Although I didnít expect any significant extras for To Live and Die in LA, it includes a pretty decent roster. We open with an audio commentary from director William Friedkin, who offers a running, screen-specific piece. At the start, he tells us that he wonít talk about the story, and he keeps to his word. That comes as a relief, for during prior commentaries, Friedkin often did little more than narrate the films.
He avoids the trend for LA and offers a somewhat spotty but generally good examination of the movie. Among other topics, he gets into the flickís origins, its casting, his editing techniques, how and why Wang Chung did the score, and cinematographic concerns. Friedkin provides some nice discussions of work on the set and really gets into the challenges of the big car chase, particularly in his attempt to not just rehash the famous pursuit from The French Connection. Friedkin lets too much dead space appear, but this doesnít become a true annoyance. The director gives us a nice look at his work and his film in this fairly solid commentary.
Next we find a new documentary entitled Counterfeit World: The Making of To Live and Die in LA. In this 29-minute and 30-second piece, we get the usual mix of movie clips, footage from the set, and interviews. These contemporary clips offer information from Friedkin, co-producer/editor Bud Smith, propmaster Barry Bedig, stunt coordinator Buddy Joe Hooker, and actors William Petersen, Willem Dafoe, John Pankow, and Darlanne Flugel. We also get notes from author/co-screenwriter Gerald Petievich and Petersen on the set in 1985.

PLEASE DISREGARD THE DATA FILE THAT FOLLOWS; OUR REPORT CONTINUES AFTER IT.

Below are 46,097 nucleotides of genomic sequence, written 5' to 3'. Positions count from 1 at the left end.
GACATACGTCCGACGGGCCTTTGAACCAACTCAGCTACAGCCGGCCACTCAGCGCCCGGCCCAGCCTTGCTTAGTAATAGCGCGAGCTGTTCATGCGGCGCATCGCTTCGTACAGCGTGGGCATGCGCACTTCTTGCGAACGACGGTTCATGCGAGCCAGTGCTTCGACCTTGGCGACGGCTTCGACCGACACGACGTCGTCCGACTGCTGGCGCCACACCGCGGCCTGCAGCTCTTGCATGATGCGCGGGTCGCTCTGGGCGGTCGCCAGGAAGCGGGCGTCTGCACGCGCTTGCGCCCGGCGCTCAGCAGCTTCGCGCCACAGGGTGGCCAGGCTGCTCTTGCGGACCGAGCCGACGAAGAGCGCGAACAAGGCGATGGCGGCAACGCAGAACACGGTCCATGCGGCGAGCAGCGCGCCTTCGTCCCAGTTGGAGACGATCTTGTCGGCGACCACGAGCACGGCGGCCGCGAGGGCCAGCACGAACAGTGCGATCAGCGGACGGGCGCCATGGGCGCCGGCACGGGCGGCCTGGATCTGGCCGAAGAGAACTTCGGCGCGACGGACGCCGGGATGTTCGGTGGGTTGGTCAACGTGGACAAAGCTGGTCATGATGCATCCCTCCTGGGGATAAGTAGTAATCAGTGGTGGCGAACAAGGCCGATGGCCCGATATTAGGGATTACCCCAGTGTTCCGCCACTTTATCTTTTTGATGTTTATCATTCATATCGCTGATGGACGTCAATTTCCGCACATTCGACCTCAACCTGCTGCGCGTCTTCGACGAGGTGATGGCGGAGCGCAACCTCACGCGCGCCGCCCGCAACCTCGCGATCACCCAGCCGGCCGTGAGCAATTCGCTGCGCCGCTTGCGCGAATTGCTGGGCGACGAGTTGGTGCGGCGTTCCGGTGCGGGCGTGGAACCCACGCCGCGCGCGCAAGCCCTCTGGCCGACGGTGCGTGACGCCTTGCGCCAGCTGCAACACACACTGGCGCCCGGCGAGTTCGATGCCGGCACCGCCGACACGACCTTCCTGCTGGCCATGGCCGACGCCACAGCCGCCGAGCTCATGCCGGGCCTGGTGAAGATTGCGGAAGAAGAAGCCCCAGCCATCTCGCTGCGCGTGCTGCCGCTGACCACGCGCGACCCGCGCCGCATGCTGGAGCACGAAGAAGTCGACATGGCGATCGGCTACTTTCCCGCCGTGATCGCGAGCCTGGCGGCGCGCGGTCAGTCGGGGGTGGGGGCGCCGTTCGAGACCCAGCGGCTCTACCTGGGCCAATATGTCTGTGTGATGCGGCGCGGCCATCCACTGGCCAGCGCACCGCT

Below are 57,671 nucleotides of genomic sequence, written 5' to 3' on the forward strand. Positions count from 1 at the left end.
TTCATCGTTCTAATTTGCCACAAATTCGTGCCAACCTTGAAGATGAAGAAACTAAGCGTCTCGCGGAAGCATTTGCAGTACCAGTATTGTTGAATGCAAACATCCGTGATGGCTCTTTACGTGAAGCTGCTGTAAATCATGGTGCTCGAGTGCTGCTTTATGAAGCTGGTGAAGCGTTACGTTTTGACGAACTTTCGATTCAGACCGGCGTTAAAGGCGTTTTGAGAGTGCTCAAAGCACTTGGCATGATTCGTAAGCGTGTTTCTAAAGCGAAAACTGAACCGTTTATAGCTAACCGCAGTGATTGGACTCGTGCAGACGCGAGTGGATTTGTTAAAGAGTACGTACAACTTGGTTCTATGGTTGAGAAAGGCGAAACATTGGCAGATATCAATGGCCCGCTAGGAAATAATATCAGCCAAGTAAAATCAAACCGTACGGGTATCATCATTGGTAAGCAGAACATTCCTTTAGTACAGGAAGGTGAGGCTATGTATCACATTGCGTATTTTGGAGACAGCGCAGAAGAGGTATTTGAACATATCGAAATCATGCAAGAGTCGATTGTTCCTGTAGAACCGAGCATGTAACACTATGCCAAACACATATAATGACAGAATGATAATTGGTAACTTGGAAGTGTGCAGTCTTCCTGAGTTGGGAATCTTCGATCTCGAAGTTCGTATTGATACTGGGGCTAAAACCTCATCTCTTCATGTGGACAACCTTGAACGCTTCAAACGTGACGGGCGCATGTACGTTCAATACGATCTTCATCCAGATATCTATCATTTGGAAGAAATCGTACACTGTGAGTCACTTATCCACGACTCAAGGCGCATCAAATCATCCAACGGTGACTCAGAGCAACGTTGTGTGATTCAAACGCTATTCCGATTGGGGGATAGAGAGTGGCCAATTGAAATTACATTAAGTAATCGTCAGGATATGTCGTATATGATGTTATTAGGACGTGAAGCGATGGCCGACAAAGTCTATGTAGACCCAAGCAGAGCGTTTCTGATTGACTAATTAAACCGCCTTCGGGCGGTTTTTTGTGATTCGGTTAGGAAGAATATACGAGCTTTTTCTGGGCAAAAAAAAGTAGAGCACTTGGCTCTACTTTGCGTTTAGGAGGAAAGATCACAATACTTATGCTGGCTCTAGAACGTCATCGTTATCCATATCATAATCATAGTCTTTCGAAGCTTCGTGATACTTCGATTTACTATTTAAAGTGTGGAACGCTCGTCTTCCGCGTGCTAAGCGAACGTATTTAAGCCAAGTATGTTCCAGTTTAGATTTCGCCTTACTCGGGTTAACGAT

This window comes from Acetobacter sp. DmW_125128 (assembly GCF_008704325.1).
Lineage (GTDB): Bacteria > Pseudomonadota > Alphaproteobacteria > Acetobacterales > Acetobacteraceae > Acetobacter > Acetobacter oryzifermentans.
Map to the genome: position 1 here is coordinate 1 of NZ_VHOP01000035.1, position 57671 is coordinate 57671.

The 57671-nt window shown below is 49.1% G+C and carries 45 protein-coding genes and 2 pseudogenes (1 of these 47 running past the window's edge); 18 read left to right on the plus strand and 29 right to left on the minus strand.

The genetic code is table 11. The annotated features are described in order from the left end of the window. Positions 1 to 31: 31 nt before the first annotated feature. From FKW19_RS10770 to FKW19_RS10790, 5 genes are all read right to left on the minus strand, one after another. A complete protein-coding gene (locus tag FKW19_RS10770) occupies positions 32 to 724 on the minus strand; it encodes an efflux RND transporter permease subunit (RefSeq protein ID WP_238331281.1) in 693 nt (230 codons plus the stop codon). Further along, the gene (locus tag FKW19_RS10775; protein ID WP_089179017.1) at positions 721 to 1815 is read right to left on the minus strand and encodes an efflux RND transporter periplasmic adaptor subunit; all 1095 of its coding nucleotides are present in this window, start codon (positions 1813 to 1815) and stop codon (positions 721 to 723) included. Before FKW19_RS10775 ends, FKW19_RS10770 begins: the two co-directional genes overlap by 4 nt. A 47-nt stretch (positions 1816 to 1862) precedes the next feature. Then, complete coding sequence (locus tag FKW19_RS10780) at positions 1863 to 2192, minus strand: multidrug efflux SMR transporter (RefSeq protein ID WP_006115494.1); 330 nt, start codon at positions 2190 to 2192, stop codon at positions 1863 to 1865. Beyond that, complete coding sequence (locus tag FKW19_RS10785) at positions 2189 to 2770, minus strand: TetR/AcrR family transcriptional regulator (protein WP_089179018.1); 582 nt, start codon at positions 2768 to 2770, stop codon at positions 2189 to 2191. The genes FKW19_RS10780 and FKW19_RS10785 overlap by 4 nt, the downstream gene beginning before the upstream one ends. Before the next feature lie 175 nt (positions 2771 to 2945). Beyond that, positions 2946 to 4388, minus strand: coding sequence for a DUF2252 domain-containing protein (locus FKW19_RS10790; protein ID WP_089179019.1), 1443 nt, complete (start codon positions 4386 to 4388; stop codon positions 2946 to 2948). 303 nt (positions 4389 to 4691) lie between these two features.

They cover why the project appealed to Friedkin and the others, spontaneity of the shoot, approaches to the roles, making fake money, Friedkinís style with actors and with camera set-ups, fight choreography, the chase scene, the ending, and other issues. Some of the information duplicates topics detailed in Friedkinís commentary, but the program expands these areas well. It doesnít feel like a great documentary, but it gives us a good perspective on the making of the movie.
After this we get an Alternate Ending Featurette. This eight-minute and 25-second piece presents comments from Bud Smith, Petersen, Friedkin, and Pankow, and it also shows us the scene itself. They tell us about the sequence, why it was shot, and why it was discarded. Filmed only as a compromise with the studio, itís indeed pretty terrible and inappropriate for the flick.
In addition, we discover a Deleted Scene Featurette. It runs four minutes and 10 seconds, and we find information from Friedkin and Pankow. It involves an attempted reconciliation by Vukovich with his estranged wife. We learn why Friedkin cut it; interestingly, he notes that he wishes heíd kept it.
In the Stills Gallery, we get a mix of publicity shots and images from the set. 59 of these appear in all. The trailers domain includes both the theatrical and teaser ads for LA plus ďOther Great MGM ReleasesĒ, an area with clips for La Femme Nikita, Fargo, and Dark Blue.
1985ís To Live and Die In LA doesnít represent the best from William Friedkin. However, despite some very dated moments, it mostly holds up well, especially for first time viewers. The DVD offers pretty good picture and audio plus a small but informative set of extras. LA definitely merits at least a rental.